Half-male, half-female songbird discovered in Pennsylvania

The grosbeak displayed male coloration on the right side of its body, while female coloration dominated on the left side.
The grosbeak displayed male coloration on the right side of its body, while female coloration dominated on the left side. (Image credit: Photo by Annie Lindsay/Powdermill Nature Reserve, Carnegie Museum of Natural History)

Biologists recently made a "once-in-a-lifetime" discovery of a bird that's male on the right side and female on the left.

Researchers captured the bird, a rose-breasted grosbeak (Pheucticus ludovicianus), at the Carnegie Museum of Natural History's Powdermill Nature Reserve, an environmental research center in Rector, Pennsylvania.

Plumage colors usually signal if a grosbeak is male or female, but this bird has both sexes' signature shades. Scientists who captured the bird saw male coloration — pink wing "pits," a red breast splash and black wing feathers — on the right side of its body. But the bird's left wing was browner and had yellow "pits," a color combination found in females, museum representatives said in a statement.

Related: Image gallery: Stunning dual-sex animals

This condition, in which an animal possesses male and female traits divided down the middle of its body, is called bilateral gynandromorphism. In birds, gynandromorphy is thought to stem from an error during egg formation. Unfertilized eggs typically contain one sex chromosome: a Z or a W (male birds are ZZ, while females are ZW). But very rarely, an egg develops with two nuclei, one containing a Z chromosome and the other a W chromosome. If this egg is fertilized, it unites with sperm that carry the Z chromosome to produce an embryo with some cells that are ZZ, producing male traits, and some that are ZW, producing female traits, Natural History Magazine reported.

"We caught the bird during normal banding operations," said Annie Lindsay, Powdermill's Avian Research Center (ARC) bird banding program manager. "The bird received an individually numbered band just like all birds we catch," Lindsay told Live Science in an email. 

The scientists recorded the grosbeak's age, sex and body measurements. They then collected feathers for genetic analysis and took photos and video before releasing the bird.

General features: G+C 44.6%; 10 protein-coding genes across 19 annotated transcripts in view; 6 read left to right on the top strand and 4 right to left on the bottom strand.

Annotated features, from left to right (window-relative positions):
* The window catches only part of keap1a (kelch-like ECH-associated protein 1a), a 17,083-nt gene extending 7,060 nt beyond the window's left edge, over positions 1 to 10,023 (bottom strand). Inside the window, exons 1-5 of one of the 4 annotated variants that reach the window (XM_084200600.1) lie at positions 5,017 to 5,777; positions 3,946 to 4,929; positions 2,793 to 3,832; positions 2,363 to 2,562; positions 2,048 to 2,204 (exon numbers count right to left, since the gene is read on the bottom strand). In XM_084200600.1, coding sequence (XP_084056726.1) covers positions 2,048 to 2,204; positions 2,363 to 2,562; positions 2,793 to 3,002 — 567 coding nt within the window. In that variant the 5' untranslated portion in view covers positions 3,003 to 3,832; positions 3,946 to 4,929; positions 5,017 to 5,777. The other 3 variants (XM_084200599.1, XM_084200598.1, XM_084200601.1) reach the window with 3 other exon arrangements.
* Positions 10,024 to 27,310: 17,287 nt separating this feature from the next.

"Every member of the banding crew expressed delighted surprise and joy in experiencing the banding of this rare bird," Lindsay said.

Plumage colors in female rose-breasted grosbeaks (left) and males (right). (Image credit: Shutterstock)

Rare and unusual

Researchers have identified gynandromorphy in many animals, including crustaceans, spiders, birds, butterflies and bees; but gynandromorphs are rare, so very few individual animals express the trait. The ARC has collected and banded birds since 1961, and its dataset holds more than 800,000 records. In that time, scientists have documented only five examples of bilateral gynandromorphs, Lindsay said.

Male rose-breasted grosbeaks are more colorful and more visually striking than females. Their heads and backs are deep black with white flecks, and their snowy breasts are marked with a splash of vivid crimson under their throats, according to the Cornell Lab of Ornithology. Females, on the other hand, sport earthy tones of brown and cream, with a pale, speckled breast and a white "eyebrow," according to the Cornell Lab. Interestingly, immature males share some coloration in common with females, such as the white eyebrow and dark speckles around the throat and chest.

Because gynandromorphs are so rare, many questions about their sexual traits and behavior remain unanswered. For example, scientists don't know if this grosbeak will be able to reproduce — though "in theory, it could be possible," Lindsay said. 

"In female songbirds, the left ovary is the functional ovary, and because this bird's left side is the female side, it may be able to produce viable eggs," Lindsay explained. "However, the bird would also need to behave as a female to attract a male mate, and that isn't something we are able to observe during normal banding operations," she added.

Originally published on Live Science.

Mindy Weisberger
Live Science Contributor

Mindy Weisberger is an editor at Scholastic and a former Live Science channel editor and senior writer. She has reported on general science, covering climate change, paleontology, biology, and space. Mindy studied film at Columbia University; prior to Live Science she produced, wrote and directed media for the American Museum of Natural History in New York City. Her videos about dinosaurs, astrophysics, biodiversity and evolution appear in museums and science centers worldwide, earning awards such as the CINE Golden Eagle and the Communicator Award of Excellence. Her writing has also appeared in Scientific American, The Washington Post and How It Works Magazine.